Joelly Goodson :

We talk about branding. Branding is about differentiating yourself, right? So what do you do differently than your competitors that has made you so successful?

Aimee Johnson:

Again, there's 200 Different places within this whole moving process. There are steps for getting a mortgage, there's steps for doing a refi, there's steps for looking for a home the steps for getting a home faster than anybody else, there's steps to finding an agent to step. So anywhere, there's more than one company, which there isn't all those places, you're competing for sharing voice. And so Zillow comes in, you know, and I truly believe this, I believe, before it joined, I believe it now is we're really pleased to uncover a dream. Like you could dream about your best self, you could dream about the new job you're going to take in the house, and you're going to be in this class, you know, set up a dream, and a place we come into. And from and differentiators. Yes, you can dream with us, and we're not gonna judge you. And you could do it without telling anyone if you want to, and you could have fun doing it. And how do we allow you to keep that dream alive? Even when it starts getting hard, right? How can we just give you that pre qual on that loan without having any strings attached and see if you get a pre qual, I want you to keep dreaming. If you want to do a remodel, you'll come online and you can look and see how if you approve things that could improve or not your salary. Yeah, so it's about it's coming from the positive place, it's coming from the dream space coming from the you can do it space, where I would say even if you were today and started looking at all the different ads of mortgage companies or real estate companies or other places, it's about the singular thing, right? It's about getting the mortgage or else or being scared. Or if you don't choose the right thing, then Holy smokes, you're not gonna buy another house in 10 years, you're gonna run for the hills, and then you get scared. We're really trying to come up this way more optimistically, and not have a Pollyanna. I mean, it's real, like people say, it's super hard. And change is hard. But like, over 85% of people we surveyed came out the other end, and they're like, Oh, God, it was so worth it. Like it was so worth it. I just wish it wasn't that hard. And so we don't have to go to the depths of making you feel like you don't know what's going on to come out the other end, we really want to come in there from a let's keep the dream alive, folks.

Joelly Goodson :

I love that. Because you know what I mentioned earlier about emotional people crying, I mean, moving, they say, you know, one of the top stressors in your life is mood. And so what I hear from you saying all that is you hope take some of that stress away, and we have enough stress with everything else going on life. So you know what, we're gonna make it easier for you and less stressful for you versus like you were saying about other options that are just factual and data. And here's all this information. But but that doesn't help I want someone to hold my hand and take me and show me right. So I love that. So I can definitely see why that's helped you guys become successful. Zillow has eight core values. And there was one there that really caught my eye. And that was customers are our North Star. So can you share those core values and then maybe elaborate a bit about the customers or north star one, the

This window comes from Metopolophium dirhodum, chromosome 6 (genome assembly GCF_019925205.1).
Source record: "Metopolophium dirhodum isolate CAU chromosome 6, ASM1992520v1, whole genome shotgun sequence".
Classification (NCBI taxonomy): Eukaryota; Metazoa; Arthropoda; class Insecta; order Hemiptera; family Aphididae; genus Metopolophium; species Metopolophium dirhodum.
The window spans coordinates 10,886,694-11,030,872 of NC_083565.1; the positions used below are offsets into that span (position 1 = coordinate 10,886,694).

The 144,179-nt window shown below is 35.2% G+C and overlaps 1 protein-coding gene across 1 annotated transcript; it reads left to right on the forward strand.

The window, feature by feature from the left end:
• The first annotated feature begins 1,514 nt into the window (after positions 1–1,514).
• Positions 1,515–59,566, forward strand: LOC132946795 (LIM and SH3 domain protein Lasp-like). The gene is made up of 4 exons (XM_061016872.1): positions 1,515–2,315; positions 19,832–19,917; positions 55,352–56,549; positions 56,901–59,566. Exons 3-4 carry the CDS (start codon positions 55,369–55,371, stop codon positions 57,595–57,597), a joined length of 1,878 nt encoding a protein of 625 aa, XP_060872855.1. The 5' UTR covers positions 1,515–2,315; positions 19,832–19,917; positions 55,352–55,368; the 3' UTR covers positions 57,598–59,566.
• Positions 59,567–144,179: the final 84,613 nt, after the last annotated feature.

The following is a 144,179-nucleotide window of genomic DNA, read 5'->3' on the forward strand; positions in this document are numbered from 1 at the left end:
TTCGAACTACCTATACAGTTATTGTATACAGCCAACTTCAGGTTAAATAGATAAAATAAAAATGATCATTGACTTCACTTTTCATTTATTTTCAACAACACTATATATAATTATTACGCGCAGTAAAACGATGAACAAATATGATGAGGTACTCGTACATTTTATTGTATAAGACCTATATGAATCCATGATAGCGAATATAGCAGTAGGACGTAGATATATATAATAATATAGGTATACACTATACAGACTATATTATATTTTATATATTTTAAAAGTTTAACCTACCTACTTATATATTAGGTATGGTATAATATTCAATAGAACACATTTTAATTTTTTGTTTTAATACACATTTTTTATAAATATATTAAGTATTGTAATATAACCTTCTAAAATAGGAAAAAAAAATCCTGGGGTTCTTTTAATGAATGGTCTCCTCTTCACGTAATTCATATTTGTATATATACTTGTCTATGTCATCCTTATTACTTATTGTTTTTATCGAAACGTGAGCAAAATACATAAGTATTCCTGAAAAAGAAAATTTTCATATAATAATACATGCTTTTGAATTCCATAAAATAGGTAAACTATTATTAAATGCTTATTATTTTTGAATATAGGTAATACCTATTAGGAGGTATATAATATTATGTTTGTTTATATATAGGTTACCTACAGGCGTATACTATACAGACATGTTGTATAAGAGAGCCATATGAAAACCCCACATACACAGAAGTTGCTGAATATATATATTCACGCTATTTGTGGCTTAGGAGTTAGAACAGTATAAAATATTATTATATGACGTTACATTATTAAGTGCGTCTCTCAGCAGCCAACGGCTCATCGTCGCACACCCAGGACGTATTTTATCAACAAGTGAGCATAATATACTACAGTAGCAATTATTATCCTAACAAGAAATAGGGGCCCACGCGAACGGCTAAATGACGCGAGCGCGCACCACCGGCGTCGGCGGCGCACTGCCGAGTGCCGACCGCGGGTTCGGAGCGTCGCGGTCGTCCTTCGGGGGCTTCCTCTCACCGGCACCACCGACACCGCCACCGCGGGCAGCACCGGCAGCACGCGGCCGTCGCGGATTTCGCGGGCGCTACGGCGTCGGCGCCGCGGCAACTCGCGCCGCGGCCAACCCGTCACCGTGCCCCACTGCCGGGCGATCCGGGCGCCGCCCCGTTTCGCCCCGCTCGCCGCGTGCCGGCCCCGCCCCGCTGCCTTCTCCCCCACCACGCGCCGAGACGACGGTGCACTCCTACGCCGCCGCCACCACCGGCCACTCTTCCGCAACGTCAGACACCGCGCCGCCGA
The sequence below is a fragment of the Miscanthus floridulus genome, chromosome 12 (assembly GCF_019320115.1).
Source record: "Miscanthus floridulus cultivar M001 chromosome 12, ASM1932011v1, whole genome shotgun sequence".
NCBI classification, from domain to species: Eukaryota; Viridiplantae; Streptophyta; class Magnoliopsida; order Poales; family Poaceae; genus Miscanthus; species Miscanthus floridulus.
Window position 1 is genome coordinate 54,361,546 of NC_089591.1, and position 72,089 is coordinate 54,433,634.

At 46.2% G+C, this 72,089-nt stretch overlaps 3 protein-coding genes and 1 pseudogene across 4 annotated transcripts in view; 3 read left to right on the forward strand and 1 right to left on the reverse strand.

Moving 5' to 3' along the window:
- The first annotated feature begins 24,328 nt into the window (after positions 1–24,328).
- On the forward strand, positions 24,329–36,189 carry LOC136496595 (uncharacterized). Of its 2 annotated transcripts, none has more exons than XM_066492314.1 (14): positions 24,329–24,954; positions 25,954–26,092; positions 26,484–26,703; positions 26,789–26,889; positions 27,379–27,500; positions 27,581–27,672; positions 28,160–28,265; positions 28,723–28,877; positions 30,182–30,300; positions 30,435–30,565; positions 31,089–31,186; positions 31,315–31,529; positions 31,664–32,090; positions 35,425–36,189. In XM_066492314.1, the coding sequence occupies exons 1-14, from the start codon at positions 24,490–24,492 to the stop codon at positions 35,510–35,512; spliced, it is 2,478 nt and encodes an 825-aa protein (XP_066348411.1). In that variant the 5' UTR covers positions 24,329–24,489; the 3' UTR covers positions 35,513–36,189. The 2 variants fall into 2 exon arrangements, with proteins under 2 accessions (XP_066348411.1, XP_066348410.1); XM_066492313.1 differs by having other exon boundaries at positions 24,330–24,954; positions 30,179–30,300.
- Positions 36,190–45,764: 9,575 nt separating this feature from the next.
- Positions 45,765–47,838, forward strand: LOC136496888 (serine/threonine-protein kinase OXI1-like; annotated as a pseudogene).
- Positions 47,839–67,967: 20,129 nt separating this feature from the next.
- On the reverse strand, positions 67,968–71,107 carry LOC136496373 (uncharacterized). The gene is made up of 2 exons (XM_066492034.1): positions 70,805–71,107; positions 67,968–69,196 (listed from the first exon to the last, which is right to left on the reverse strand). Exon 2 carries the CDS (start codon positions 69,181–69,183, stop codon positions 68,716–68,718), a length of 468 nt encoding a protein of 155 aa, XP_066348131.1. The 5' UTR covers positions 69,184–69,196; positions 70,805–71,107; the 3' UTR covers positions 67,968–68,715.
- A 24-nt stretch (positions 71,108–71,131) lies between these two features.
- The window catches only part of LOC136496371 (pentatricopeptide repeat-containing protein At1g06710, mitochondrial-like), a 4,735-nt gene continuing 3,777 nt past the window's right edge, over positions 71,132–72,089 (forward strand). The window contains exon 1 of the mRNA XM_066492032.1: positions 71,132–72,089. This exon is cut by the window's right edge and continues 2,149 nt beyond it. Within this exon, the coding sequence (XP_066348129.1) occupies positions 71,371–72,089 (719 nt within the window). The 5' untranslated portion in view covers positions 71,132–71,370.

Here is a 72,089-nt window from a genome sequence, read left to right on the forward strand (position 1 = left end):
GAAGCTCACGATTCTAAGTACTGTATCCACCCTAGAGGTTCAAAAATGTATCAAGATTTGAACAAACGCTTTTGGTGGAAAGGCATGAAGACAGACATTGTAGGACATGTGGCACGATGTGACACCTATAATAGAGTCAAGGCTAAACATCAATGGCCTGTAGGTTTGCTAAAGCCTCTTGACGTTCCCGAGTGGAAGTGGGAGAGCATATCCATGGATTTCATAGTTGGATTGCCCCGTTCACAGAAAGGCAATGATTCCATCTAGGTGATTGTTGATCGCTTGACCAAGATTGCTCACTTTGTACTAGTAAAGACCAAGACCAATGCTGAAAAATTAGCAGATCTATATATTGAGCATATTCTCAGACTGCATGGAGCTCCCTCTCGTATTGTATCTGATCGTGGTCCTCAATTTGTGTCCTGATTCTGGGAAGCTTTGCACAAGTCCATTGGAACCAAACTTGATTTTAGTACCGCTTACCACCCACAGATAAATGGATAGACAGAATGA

Aimee Johnson:

values have been around for leave since the inception of the company, I'd have to go back and double check on that. But they're things like Think Big Move fast. And dG is a team sport, right? We all work together so that things such as that. And one of the ones that we introduced was customers, our Northstar. So we had lots of things on how we interact, how we bring innovation to life and how we come to work as our best selves. And then we needed one as a customer where customer centric, we want to focus on the customer, as I mentioned earlier, so that's customers Northstar. And if you really want to be customer obsessed, you have to get into understanding who the customer is you have to understand the circumstances or to best meet their needs. In order to get the innovation that's really game changing. You have to be walking in their shoes and understand what's the pain point how you solve the pain point? Will they actually use the solution? Can they afford it? Do they find joy in it? And it's not just like one or two people have to understand that right? The engineer that's sitting at their desk coding has to understand that the HR person that is hiring people into the company to hire the people that want to work that way, right? The marketing folks need to understand from where the customers coming in or for the messaging and communications to work, right. So that is a customer's Northstar. And really understanding the customer in a way that we can act in service to them is is really critically important. Hugely important.

Joelly Goodson :

I mean, again, we go back to branding, I mean, that's what it's all about is tapping into what your customers problems are and solving them. And you know, you mentioned earlier, which I thought was great as you asked your customers what they want. You asked about the moving process, you ask them questions, and then they told you what they needed. And then you gave them that right which is exactly what it's all about. There's so many companies out there that they don't know what their customers want. They tell their customers what they want or what they need, but they actually don't give them what they're wanting. So I love that you say that and that your customer is your Northstar because I think that just shows to have a strong brand. You really have to listen to your customers and to be able to connect with them. You have to The problem, right and